• Improve manoeuvrability
    • Deal very well with changing direction to avoid obstacles, such as people or shopping aisle displays


    • Need to be constantly steered, so can be hard work
    • Can struggle to move the buggy where you want it to go, as the buggy can follow the direction of uneven ground, like a supermarket trolley

    Many buggies now feature “lockable swivel front wheels”. This is where you have swivel front wheels that can be locked so they act like fixed wheels when you need.

    With lockable swivel wheels, bear in mind the following:

    • Fixed wheel buggies are designed with minimal weight distribution over the front wheels for better steering, whereas the weight distribution on a swivel wheel buggy is higher, so when you lock a swivel wheel it is more difficult to steer.
    • When you lock a swivel wheel it is never entirely straight, so you will always get some curving.
  • Do you need a carrycot?

    A carrycot is a box-shaped baby bed with handles on either side, which can be positioned flat inside a buggy for a newborn to sleep. There are lots of buggies available that are designed to be suitable from birth. Before you buy a carrycot, check if your buggy has a seat that can recline to a lie-flat position and ample padding, so you don't waste money. If you have a pram/buggy with a pram unit that can be attached to the frame, you won't need a carrycot, because they do the same job.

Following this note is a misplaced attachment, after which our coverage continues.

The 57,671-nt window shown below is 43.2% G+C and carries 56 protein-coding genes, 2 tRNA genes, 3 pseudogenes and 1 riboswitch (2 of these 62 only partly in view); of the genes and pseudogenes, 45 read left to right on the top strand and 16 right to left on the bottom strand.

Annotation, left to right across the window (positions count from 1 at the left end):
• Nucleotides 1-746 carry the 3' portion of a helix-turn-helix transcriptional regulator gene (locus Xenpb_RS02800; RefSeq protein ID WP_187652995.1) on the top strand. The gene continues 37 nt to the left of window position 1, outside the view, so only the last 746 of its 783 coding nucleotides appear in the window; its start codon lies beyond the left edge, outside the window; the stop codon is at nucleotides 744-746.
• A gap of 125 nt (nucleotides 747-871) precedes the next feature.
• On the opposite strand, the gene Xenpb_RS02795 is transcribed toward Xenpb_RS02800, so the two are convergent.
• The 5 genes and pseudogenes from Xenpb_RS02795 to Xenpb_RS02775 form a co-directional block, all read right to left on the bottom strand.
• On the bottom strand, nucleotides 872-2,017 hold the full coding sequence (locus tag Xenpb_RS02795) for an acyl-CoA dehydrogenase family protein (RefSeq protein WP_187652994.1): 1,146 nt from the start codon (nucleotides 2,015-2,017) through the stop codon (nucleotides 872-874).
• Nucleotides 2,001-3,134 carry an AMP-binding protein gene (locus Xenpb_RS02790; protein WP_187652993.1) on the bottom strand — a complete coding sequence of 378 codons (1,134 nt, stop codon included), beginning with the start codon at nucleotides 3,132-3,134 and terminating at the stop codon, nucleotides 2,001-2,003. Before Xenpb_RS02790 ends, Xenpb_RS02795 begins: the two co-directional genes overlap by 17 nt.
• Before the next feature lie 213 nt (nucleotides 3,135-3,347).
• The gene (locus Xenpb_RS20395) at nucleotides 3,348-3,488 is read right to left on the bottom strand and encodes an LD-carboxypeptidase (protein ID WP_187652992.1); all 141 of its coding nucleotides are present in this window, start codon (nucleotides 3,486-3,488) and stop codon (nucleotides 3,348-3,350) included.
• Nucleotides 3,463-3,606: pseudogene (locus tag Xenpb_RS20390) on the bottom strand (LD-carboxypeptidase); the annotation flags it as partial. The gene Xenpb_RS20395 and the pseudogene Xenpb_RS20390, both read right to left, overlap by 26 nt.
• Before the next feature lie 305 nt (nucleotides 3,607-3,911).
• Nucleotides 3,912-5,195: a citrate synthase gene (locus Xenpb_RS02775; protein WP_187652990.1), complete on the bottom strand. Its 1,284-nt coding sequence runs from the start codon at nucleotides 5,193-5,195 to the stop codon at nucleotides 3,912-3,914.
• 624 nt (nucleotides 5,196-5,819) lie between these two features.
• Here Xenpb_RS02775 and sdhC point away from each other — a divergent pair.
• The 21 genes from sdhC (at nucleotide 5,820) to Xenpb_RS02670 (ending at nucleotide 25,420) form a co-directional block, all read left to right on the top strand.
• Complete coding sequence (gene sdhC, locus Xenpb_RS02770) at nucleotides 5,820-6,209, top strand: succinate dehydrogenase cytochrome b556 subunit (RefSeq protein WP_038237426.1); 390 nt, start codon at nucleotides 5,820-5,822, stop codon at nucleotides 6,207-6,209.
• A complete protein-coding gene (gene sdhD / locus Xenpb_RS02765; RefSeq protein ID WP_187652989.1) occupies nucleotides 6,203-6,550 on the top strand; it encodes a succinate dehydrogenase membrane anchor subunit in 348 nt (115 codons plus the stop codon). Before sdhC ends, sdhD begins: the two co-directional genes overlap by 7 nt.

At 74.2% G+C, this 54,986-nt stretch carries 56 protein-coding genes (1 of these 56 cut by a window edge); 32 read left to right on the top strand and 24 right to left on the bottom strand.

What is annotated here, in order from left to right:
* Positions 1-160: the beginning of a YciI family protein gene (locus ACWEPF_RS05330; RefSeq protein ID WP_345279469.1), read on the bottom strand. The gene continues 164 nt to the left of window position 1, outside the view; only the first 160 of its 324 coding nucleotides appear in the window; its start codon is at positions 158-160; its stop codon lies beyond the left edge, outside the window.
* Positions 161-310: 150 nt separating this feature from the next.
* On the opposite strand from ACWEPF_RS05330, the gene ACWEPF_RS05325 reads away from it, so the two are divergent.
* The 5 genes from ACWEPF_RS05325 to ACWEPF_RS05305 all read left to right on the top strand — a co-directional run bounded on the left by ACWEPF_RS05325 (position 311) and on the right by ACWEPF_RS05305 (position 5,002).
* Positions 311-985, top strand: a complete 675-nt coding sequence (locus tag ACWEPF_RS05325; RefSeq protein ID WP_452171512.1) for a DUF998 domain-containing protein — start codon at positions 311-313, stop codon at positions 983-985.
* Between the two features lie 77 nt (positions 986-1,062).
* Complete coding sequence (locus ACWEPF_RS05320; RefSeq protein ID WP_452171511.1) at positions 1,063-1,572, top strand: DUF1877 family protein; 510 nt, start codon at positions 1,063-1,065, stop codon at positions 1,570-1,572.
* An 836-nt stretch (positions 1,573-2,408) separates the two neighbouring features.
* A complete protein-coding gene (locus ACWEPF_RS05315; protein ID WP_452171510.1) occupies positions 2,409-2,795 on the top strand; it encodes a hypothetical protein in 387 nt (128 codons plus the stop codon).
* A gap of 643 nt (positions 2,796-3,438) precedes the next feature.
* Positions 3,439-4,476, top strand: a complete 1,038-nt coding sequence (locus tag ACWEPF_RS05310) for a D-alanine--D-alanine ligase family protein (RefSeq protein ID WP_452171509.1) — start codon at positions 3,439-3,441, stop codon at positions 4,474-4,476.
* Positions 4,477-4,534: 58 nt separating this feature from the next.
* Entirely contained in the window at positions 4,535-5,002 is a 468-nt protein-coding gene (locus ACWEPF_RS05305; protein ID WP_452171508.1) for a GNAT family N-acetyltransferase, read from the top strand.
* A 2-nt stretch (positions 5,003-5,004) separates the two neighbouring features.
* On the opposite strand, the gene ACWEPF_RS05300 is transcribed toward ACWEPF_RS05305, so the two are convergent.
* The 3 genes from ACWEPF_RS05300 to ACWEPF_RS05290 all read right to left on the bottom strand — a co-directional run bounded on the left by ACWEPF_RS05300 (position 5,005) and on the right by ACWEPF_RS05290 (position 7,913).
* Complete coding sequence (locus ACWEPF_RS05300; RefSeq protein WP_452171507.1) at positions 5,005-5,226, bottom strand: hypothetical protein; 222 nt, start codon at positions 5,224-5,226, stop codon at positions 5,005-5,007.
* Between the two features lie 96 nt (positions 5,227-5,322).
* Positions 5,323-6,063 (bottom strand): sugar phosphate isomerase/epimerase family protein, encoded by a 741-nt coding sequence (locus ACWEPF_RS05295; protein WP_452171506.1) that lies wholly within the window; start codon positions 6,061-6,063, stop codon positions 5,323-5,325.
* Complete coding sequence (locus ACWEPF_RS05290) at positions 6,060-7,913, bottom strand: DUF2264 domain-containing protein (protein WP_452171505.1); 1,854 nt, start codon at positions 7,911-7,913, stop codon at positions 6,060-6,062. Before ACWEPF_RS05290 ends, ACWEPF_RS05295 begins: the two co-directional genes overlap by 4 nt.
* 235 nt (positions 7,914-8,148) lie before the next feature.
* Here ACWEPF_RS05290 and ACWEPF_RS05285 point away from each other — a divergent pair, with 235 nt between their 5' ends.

• Takes up extra storage space
    • Not all carrycots can be collapsed, so can be bulky
    • Only needed for a short time
    • May cost extra on top of the buggy’s price tag
    • Needs a separate firm mattress to use for sleeping (the one it comes with isn't suitable for overnight use)
    • Time consuming moving the carrycot on and off the buggy
  • Continue slideshow >

  • Do you need a large shopping basket?

    The shopping basket is located underneath the buggy and the size of it can vary greatly depending on the model you choose. In days gone by the basket was usually rigid metal and was quite cumbersome, as mums often pushed their baby to the supermarket. Nowadays, most people have access to a car, so the basket under a buggy is generally smaller and made from fabric.


    • Great for storing shopping if you opt for a bar handle, where you can’t get shopping bags over the handles (NB: buggy makers don’t advise you do this!)
    • Carries between 2kg-5kg
    • Good for carting various baby or toddler kit on outings


    • If most of your shopping makes it home in your car, a big basket isn’t needed and you compromise seat size
    • Shopping baskets, regardless of size, can be hard to access under the buggy’s seat
    • Not many are big enough to hold more than the food for your evening meal, so don’t hunt for a shopping basket with visions of doing your weekly shop!

    If you've chosen the buggy you like and the shopping basket size is too small, you can buy pannier bags, mesh bags or buggy hooks to hold extra shopping, but be careful not to overload your buggy and never leave it unattended with shopping hanging off, as it can tip backward.

  • Do you need adjustable handle height?

    An adjustable handle moves up and out away from the buggy or down and in towards the buggy and is designed to make pushing a buggy easier. There are usually two different height positions as well as fully extended or closed.


    • Easier for people of different heights to push your buggy
    • More comfortable to push


    • Constantly needs adjusting